Would I do this mod again? I'm not sure. It works well and didn't cost much, but it was far more time consuming that I expected, and it makes for a rather bulky appendage to the front of the flash. Most of the time was spent in the design phase; I could make a second one rather quickly now. Still, I think I'd prefer to find a different model of flash that already had manual control from the factory.
Photos follow. I'll let you figure out which shots represent which step in the process.
|Vivitar 283 (used)||Craig's List||$20.00|
|3x2x1" Project Box (270-1801)||RadioShack||2.29|
|100k-Ohm Linear-Taper Potentiometer (271-092)||RadioShack||2.99|
|3/4" Control Knob (274-415, used 1 of 4)||RadioShack||2.99|
|DPDT Submini Slide Switch (275-0407, used 1 of 2)||RadioShack||3.49|
|#1-72 bolt, washer & nut (X2)||Ace Hardware||1.98|
|Controller Subtotal|| ||$13.74|
Project Photos and Test Shots
The following shots were taken in manual power mode. Yes, they're out of focus. I was only testing the exposure. These were taken in a dark (but not black) room at ISO 100, 1/125s, f/8. The flash was at 45 degrees to camera left, about 18" from the subject. The last shot (7 stops below full) appears to be more than 1 stop below the 1/64 shot, but that's because the marks on the dial are very close together in that range, and it's hard to set it just right. There was no noticeable difference in flash power below 1/128.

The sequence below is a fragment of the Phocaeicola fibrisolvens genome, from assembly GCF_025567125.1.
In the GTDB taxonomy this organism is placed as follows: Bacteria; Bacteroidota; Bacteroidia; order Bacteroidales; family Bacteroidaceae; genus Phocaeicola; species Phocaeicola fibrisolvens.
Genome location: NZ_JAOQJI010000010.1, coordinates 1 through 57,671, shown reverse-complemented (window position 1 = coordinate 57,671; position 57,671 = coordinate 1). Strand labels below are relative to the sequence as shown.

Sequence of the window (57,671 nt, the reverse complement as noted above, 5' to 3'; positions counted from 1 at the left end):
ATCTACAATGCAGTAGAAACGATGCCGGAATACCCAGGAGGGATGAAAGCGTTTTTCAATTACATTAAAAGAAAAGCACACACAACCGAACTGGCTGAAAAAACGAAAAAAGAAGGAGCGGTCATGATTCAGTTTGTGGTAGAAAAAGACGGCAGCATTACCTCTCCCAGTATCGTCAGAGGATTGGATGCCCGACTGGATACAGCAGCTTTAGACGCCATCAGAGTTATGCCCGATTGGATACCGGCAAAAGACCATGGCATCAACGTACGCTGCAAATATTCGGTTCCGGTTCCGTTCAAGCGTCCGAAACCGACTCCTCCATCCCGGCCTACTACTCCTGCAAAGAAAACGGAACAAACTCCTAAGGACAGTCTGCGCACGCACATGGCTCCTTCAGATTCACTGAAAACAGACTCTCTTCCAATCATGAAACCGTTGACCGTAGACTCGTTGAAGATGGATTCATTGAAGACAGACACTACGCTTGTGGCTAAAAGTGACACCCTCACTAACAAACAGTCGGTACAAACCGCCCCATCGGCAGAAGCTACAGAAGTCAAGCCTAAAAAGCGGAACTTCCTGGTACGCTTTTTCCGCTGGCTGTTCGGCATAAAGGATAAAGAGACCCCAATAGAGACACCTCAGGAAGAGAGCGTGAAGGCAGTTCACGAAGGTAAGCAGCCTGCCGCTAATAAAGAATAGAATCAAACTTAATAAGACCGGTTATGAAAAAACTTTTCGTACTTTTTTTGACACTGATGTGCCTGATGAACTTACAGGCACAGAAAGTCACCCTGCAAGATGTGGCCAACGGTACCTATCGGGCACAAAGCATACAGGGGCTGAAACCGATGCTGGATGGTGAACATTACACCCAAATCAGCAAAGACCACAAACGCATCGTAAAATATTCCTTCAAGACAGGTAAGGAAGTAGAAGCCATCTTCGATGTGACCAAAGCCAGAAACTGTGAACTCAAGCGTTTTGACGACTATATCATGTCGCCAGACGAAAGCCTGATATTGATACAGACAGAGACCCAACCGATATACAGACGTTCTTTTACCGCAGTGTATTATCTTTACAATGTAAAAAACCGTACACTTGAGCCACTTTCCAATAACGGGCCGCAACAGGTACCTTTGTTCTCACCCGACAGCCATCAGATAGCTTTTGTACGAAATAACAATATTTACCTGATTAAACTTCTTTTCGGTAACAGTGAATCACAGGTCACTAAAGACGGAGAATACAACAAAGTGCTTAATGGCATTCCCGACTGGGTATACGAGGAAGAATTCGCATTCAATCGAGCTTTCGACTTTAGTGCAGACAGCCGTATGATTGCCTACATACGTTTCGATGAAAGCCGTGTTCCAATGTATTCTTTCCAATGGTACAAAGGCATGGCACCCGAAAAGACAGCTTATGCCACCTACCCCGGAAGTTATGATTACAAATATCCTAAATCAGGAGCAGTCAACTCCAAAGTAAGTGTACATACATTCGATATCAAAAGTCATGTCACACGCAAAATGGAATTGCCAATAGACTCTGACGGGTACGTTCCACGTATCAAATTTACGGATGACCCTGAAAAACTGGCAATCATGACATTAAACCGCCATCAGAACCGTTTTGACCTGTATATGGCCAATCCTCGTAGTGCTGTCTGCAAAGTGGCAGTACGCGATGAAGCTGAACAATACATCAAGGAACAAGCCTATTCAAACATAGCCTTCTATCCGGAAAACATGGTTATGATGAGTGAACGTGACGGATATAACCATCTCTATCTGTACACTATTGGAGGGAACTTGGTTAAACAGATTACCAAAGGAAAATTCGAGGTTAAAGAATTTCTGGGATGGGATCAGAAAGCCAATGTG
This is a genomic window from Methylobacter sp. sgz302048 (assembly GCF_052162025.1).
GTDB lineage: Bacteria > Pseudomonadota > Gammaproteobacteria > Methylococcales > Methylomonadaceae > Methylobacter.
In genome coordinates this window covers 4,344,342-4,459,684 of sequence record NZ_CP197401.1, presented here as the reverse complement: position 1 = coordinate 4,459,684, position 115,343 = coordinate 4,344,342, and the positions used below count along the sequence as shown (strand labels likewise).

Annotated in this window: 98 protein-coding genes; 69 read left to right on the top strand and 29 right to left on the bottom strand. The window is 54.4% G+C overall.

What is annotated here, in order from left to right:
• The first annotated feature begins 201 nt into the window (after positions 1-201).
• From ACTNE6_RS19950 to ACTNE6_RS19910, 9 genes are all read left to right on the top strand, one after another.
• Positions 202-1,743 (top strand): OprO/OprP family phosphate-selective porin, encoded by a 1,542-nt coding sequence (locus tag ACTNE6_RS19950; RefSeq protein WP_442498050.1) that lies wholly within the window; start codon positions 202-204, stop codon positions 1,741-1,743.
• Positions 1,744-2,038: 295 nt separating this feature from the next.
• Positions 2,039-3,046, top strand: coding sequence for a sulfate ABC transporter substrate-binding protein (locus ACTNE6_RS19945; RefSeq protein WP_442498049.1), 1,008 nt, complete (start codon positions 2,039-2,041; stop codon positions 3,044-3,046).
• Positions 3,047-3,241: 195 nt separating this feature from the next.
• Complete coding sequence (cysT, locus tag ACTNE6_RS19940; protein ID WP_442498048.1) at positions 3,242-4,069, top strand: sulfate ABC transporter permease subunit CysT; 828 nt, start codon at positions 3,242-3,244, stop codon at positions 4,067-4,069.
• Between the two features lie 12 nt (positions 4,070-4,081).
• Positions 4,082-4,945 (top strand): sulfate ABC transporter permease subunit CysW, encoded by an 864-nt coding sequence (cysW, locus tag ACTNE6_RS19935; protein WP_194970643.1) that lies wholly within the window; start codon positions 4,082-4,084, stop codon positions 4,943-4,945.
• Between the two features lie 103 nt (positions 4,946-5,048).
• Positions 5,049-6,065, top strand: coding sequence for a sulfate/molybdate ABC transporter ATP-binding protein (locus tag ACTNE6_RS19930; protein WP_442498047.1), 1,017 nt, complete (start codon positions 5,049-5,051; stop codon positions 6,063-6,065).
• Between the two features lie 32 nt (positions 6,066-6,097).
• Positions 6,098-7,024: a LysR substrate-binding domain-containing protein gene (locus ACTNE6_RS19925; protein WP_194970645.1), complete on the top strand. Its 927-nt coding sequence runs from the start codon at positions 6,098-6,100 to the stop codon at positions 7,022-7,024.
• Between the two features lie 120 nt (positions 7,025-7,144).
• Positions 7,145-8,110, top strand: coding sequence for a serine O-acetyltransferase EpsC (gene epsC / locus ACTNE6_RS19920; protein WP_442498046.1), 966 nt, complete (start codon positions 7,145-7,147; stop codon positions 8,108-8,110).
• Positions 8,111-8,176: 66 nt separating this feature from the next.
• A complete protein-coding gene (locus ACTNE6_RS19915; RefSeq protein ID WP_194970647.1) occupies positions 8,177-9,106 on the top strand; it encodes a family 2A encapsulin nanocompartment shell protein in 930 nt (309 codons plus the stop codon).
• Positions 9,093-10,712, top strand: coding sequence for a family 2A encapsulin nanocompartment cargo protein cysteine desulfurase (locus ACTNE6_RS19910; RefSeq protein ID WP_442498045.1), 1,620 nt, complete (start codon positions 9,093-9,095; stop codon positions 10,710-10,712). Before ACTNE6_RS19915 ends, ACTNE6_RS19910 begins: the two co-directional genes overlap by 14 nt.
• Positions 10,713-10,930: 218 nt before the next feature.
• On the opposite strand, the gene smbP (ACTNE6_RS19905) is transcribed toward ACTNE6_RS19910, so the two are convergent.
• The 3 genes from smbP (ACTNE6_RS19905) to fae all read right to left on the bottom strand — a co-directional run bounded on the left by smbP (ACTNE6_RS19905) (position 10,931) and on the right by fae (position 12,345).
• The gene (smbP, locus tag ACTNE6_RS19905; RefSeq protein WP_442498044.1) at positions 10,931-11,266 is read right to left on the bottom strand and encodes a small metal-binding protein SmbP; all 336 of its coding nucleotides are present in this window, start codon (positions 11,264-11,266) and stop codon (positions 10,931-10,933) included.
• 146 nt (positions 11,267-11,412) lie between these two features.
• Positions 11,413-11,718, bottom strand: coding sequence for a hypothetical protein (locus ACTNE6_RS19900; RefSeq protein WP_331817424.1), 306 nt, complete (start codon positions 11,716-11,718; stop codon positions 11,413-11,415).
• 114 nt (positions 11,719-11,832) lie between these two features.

The following shots were taken using the automatic power settings in the factory configuration. The theory is that you set your ISO speed on the calculator dial (by the bounce hinge), then pick which of the four settings (designated by different colored indicators on the thyristor) matches your current distance and camera settings. The sensor on the flash will then throw out what it senses as the proper amount of light for your scene. The range for each color is: Yellow: 5-43', Orange: 4-30', Blue: 2-15', Purple: 2-11'.
Do you like this site?
Help me keep it going by throwing a few pennies my direction.
last updated 1 Jan 2010 Obi-Wan (email@example.com)